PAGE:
Liberia: Stakeholders Defend Proposal for Amendment of CBL Act for Autonomy over Printing of Banknotes

On Tuesday, June 9, 2020, the Senate Committee on Banking and Currency invited stakeholders in the sector to include; the Banker Association, the Liberia Business Association, Former heads of Banks in Liberia, and former officials of the National Investment Commission.

MONROVIA – The Central Bank of Liberia (CBL) submitted to the legislature several provisions of the Act creating the CBL for amendment consideration. The CBL believes these amendments will solve some of the issues the Bank faces, which limits its capacity to operate effectively.

Report by Henry Karmo, [email protected]

One of the many provisions in the request the Legislature for authority to be given to the CBL to print new Liberian Banknotes every two years without going to the Legislature for approval.

Section 2 of the proposed amendment states that: The Central Bank of Liberia shall have functional independence, operation autonomy, and power and exclusive authority to issue Liberian Dollars, banknotes and coins subject to constitutional requirement as exercise every two years.

However, Article 34 d.  of the Constitution states that the Legislature shall have the power to levy taxes, duties, imports, exercise and other revenues, to borrow money, issue currency, mint coins, and to make appropriations for the fiscal governance of the Republic.

The current Act of the CBL

The current Act of the CBL gives it powers to have functional independence, power and authority to: issue legal tender banknotes and coins; administer the currency laws and regulate the supply of money; provide credit to bank-financial institutions on a discretionary basis; act as fiscal agent for the Government;  administer the New Financial Institutions Act of 1999 and regulate banking activities; regulate bank and non-bank financial institutions, as well as non-bank financial services institutions;

In the Act, the function of the CBL is also to: hold and manage the foreign exchange reserves of Liberia, including gold; advise the Government on financial and economic matters; conduct foreign exchange operations; play an active role in collaboration with bank-financial institutions in the creation and maintenance of efficient and safe mechanisms for payments, clearing and settlements to meet the needs of the financial markets, commerce, government agencies and the general public.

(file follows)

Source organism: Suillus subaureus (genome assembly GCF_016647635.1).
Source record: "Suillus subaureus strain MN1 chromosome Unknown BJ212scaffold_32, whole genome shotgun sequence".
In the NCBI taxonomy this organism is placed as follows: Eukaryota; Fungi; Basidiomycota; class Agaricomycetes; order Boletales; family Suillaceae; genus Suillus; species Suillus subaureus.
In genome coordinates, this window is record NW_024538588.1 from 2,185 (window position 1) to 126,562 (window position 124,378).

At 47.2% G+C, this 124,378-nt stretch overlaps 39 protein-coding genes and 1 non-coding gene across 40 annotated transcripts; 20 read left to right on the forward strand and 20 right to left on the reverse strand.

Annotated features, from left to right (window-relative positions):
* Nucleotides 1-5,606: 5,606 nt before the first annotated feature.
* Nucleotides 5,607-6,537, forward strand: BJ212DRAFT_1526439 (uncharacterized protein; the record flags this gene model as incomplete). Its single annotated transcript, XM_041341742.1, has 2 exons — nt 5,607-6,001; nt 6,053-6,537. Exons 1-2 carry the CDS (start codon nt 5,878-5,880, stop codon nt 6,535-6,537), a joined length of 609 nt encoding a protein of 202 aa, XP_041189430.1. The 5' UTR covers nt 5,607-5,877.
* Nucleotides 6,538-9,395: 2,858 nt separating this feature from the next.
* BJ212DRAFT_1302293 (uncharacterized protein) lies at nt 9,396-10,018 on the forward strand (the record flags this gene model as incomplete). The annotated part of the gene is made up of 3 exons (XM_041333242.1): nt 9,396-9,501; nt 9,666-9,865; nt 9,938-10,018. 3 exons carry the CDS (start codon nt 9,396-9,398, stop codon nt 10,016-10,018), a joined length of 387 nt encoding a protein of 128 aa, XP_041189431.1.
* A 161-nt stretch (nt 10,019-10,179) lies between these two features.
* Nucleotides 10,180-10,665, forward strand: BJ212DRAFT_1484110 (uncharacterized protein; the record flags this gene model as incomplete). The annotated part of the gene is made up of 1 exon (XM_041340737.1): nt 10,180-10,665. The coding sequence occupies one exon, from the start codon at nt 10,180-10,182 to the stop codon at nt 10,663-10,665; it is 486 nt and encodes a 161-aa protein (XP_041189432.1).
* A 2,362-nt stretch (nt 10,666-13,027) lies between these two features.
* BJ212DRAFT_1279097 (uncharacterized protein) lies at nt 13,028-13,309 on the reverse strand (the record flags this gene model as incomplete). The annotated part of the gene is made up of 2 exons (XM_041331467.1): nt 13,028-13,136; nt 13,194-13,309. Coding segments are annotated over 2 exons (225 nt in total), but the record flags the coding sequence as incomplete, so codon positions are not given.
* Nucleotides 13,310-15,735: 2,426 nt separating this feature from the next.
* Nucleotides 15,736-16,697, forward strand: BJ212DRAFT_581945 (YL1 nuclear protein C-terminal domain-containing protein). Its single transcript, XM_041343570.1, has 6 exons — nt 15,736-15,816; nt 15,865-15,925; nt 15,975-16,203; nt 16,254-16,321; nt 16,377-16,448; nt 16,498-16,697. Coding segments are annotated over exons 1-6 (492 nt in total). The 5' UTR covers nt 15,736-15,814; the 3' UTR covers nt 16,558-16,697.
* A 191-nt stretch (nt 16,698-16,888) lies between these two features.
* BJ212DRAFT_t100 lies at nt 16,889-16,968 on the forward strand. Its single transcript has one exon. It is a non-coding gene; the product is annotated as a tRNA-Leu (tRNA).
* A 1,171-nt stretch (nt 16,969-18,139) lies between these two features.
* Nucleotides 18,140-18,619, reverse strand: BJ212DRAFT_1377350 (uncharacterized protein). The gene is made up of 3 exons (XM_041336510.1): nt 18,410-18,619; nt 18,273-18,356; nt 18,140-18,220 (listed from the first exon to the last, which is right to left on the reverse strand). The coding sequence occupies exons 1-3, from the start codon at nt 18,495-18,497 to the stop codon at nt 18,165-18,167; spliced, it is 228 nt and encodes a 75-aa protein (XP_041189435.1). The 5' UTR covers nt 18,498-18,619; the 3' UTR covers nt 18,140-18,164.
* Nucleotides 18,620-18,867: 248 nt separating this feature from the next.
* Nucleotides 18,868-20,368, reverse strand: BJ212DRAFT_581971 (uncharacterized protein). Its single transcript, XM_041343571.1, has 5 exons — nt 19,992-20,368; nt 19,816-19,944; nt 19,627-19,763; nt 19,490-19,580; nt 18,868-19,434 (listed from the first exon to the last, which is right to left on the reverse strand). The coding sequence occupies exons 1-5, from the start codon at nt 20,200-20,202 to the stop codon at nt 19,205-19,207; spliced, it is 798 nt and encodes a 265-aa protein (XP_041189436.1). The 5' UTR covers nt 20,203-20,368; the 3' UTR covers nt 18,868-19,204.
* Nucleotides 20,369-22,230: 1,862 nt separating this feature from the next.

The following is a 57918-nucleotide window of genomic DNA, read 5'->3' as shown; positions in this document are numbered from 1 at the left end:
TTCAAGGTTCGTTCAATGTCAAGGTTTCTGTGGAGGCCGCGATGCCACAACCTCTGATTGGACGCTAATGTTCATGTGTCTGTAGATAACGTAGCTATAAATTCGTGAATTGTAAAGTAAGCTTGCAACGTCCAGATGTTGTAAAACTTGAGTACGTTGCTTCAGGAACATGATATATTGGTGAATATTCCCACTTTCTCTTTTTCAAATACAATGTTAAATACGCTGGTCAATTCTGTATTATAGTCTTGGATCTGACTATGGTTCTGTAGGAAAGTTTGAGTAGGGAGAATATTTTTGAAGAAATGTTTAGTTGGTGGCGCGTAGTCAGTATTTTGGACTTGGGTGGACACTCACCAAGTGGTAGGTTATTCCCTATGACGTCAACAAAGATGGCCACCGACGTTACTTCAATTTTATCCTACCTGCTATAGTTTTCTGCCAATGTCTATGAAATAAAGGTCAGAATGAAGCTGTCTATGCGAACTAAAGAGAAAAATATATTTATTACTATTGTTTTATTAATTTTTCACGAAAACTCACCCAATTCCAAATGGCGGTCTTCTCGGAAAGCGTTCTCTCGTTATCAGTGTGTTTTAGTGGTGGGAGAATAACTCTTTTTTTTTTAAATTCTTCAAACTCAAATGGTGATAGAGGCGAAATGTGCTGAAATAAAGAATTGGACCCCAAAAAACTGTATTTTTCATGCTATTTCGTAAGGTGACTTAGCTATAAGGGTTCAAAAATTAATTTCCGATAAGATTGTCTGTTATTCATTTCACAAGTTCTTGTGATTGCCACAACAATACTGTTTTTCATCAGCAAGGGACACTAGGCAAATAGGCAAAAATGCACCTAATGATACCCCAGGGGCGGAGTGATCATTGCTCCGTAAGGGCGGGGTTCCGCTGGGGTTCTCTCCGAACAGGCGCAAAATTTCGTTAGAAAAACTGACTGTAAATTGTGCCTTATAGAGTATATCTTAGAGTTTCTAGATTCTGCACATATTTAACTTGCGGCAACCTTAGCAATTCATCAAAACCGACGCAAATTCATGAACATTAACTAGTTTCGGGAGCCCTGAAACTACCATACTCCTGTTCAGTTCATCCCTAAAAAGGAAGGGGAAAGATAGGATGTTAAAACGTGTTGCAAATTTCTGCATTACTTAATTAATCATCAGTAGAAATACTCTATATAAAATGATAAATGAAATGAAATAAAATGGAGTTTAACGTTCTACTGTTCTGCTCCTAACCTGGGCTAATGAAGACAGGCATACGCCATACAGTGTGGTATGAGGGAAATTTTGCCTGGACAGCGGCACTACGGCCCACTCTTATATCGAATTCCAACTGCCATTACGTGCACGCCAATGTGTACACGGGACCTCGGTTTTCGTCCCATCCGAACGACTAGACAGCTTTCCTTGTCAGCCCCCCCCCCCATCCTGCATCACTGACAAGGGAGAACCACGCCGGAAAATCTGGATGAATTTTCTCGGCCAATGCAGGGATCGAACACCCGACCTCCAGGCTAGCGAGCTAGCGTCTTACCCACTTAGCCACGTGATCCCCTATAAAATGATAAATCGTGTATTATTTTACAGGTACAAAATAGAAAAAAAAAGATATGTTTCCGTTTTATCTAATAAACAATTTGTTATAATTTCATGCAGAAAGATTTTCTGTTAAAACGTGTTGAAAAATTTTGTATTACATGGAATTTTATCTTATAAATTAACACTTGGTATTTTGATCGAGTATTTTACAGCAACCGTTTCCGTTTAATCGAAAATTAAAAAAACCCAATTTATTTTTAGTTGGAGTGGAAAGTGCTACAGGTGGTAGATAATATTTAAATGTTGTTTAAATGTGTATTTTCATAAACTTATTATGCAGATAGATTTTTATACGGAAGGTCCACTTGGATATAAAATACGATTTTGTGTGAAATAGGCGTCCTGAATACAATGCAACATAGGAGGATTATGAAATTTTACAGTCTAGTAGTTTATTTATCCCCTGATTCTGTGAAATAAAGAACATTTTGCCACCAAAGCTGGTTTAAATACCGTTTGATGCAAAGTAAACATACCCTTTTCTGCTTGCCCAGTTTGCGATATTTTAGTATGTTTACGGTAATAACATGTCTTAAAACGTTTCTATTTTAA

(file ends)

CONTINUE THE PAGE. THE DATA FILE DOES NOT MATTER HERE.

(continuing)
“The Central Bank shall execute this responsibility through permanent consultations with the bank-financial institutions and through implementation of the proper regulations and standards.”

Invitees at the hearing

On Tuesday, June 9, 2020 the Senate Committee on Banking and Currency invited stakeholders in the sector to include; the Banker Association, the Liberia Business Association, Former heads of Banks in Liberia and former officials of the National Investment Commission.

Mr. Davis who heads the Liberian Banking Association as president in his opening statements endorsed provisions in the proposed amendment and asked the Senate to use their wisdom to concur on most of the recommendations. “We also take note with the senate on recommendation of imputing more vision in the act.”

For his part, Senator Marshall Dennis (CDC-Grand Gedeh County) Senate Committee chairman believes replacing the existing bank notes is necessary but asked for guarantee that the CBL request to remove restriction on the Bank could lead Liberia’s Economy in the right path.

“Acts can be amended from time-to-time and the proposal is with us and we as Senators will review it, take a look at some of the recommendations made by those invited but we cannot promise whether or not the committee will consider giving the legislature powers to the CBL.”

 Dr. Musa Dukuly Deputy Governor for Economic Policy who represented the CBL at the hearing guaranteed the Senate that the Bank will remain transparent in its business and that the current management team will do everything to ensure transparency but warned against making a law that will punish non-financial services institutions caught in hulling of the Liberian banknotes as a result of lack of confidence in the banking sector.

“If the Microeconomic is good no financial institution will want to get their money out of the bank to keep. People are withdrawing because of speculative motive because of the devaluing of the currency. As of today, we have a currency management committee at the CBL, we will inform the Senate at every stage of the way on the process of printing of money. You should have assurance that this management team has remain in line of all the instruction given by the CBL.”